It’s not just a long-standing practice either. We’ve had big moment after big moment. Wilt Chamberlain’s 59 points and 36 rebounds in 1961 (the Christmas scoring feat was topped by Bernard King’s 60 in 1984). Patrick Ewing’s mid-80s dominance of the holiday with a buzzer-beater against Michael Jordan and the Bulls in 1986. Or that epic win in 1985 over the Celtics right after Ewing got into the league.

“As a Knicks fan it was a tough season,” ESPN’s Mike Breen says, “But on Christmas Day, the Knicks overcame a 25-point deficit to beat the eventual champion Boston Celtics in double overtime, led by rookie Patrick Ewing. The Celtics didn’t lose many that season, but they did that day.”

There was also any time Kobe Bryant laced up on Dec. 25 that was sure to be a show. That was the case in 2008 when Bryant went off in a revenge game against the Celtics.

“Boston had just come off its championship over Los Angeles and had won 19 straight going into that game,” ESPN play-by-play announcer Ryan Ruocco says, “and I remember wondering what Kobe was going to do about it. You knew he was stewing after dropping the Finals and wanted a crack at revenge. Kobe played a terrific game and the Lakers ended that Celtics winning streak. Kobe and Los Angeles went on to win the Finals that year and then beat the Celtics in the Finals the year after. I just remember looking at that game as a big one for Kobe and those championship Lakers. “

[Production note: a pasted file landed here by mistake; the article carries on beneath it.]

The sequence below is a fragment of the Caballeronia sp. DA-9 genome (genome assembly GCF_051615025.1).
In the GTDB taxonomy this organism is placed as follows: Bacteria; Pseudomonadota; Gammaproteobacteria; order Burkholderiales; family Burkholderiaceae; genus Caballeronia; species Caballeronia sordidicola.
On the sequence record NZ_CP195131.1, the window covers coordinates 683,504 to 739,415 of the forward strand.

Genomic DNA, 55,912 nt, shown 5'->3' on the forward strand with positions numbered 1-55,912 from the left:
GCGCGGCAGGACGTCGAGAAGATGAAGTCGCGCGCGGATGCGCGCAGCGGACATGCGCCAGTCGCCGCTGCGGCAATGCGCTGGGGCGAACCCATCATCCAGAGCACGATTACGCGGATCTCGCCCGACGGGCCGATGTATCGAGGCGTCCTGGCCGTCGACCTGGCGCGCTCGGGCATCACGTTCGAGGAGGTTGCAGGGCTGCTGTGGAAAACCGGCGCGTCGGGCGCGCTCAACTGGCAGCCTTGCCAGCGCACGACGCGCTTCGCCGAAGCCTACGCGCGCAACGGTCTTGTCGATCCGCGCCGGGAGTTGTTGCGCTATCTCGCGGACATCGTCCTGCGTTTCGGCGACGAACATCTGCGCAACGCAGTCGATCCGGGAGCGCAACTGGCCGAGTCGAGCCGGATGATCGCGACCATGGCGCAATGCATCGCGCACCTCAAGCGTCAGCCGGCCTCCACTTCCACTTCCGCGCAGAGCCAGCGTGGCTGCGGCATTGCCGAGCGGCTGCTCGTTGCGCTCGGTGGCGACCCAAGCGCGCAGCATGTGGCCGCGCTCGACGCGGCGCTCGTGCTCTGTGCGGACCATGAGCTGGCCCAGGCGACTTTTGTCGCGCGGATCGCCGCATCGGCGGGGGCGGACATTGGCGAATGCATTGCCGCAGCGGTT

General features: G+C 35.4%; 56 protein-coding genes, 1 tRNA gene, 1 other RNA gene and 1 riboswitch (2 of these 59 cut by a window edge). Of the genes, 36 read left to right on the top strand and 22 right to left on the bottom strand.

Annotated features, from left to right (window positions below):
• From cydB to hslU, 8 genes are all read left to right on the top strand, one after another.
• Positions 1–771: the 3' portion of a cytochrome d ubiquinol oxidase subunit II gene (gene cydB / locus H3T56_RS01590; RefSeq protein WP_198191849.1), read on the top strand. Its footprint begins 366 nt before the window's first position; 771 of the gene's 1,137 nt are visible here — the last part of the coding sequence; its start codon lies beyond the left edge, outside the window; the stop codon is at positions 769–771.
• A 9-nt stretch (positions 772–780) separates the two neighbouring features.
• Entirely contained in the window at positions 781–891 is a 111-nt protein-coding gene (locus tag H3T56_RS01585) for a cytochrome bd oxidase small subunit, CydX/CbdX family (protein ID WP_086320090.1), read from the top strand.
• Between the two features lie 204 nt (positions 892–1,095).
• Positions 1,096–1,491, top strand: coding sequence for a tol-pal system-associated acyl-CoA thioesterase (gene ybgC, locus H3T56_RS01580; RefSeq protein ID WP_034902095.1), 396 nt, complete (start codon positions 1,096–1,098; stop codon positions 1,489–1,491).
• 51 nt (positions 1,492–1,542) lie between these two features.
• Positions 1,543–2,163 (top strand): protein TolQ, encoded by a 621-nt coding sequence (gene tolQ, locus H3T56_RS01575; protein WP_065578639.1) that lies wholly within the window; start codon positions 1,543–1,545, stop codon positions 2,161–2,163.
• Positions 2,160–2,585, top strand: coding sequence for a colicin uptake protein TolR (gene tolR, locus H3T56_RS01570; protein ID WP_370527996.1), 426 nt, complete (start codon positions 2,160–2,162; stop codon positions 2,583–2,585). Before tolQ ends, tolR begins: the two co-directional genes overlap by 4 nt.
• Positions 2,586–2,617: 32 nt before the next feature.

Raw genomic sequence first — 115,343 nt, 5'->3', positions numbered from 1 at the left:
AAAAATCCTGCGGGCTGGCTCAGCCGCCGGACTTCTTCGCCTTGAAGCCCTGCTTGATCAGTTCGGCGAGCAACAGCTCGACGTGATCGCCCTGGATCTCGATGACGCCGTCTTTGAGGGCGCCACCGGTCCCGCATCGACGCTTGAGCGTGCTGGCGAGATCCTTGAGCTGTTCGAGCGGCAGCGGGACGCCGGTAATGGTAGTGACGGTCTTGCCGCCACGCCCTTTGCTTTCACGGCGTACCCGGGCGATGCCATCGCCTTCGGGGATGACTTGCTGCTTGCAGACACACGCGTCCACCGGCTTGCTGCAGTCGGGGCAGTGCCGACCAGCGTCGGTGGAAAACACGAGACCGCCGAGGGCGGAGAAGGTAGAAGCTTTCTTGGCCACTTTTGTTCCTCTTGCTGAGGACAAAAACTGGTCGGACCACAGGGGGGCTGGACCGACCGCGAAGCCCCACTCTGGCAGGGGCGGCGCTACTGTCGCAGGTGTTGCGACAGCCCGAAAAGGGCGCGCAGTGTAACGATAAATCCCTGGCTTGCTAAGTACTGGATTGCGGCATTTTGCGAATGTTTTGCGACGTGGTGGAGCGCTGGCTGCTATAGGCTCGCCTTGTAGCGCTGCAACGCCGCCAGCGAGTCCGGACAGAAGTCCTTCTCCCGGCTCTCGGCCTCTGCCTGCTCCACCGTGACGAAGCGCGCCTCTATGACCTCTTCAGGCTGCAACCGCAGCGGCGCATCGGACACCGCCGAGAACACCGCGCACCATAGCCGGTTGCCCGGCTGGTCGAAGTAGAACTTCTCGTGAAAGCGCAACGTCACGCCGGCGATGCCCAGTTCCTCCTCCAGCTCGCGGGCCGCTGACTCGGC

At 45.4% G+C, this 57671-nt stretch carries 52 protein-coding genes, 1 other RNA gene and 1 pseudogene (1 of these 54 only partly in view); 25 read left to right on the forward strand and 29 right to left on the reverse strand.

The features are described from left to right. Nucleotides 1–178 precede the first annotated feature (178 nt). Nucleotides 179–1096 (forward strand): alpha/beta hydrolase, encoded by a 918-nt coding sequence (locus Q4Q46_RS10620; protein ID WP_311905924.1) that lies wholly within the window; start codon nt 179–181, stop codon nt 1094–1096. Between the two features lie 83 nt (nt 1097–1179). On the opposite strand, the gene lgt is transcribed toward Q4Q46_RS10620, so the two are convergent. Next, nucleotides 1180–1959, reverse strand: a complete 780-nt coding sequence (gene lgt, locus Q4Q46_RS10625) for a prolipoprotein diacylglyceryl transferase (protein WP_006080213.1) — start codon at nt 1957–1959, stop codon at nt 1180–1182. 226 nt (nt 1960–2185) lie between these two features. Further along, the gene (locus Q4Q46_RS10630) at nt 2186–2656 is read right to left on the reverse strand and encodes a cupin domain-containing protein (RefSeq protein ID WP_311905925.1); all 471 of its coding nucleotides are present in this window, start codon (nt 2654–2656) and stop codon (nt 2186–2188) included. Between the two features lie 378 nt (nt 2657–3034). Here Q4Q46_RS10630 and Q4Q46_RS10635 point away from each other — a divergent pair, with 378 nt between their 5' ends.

For many players, the game is an honor. It’s a chance to play in front of a captive audience resting and relaxing. Casual fans and diehards have Christmas circled on the NBA calendar, and the way the league is taking ownership of the day, it’s only going to get better.

This year features the aforementioned Cavs-Warriors, but also delivers the classic New York vs. Boston rivalry, Dwyane Wade and the Bulls against the Spurs, the exciting (even if their record doesn’t show it) Timberwolves against triple-double machine Russell Westbrook, and a nightcap battle of Los Angeles.

“You know the whole world is watching,” NBA Hall of Famer and Lakers player development coach James Worthy says. “That’s one thing when everybody’s home that they’re looking forward to. It’s a big day, not quite like a playoff game, but for a regular season game it’s always been bigger than most.”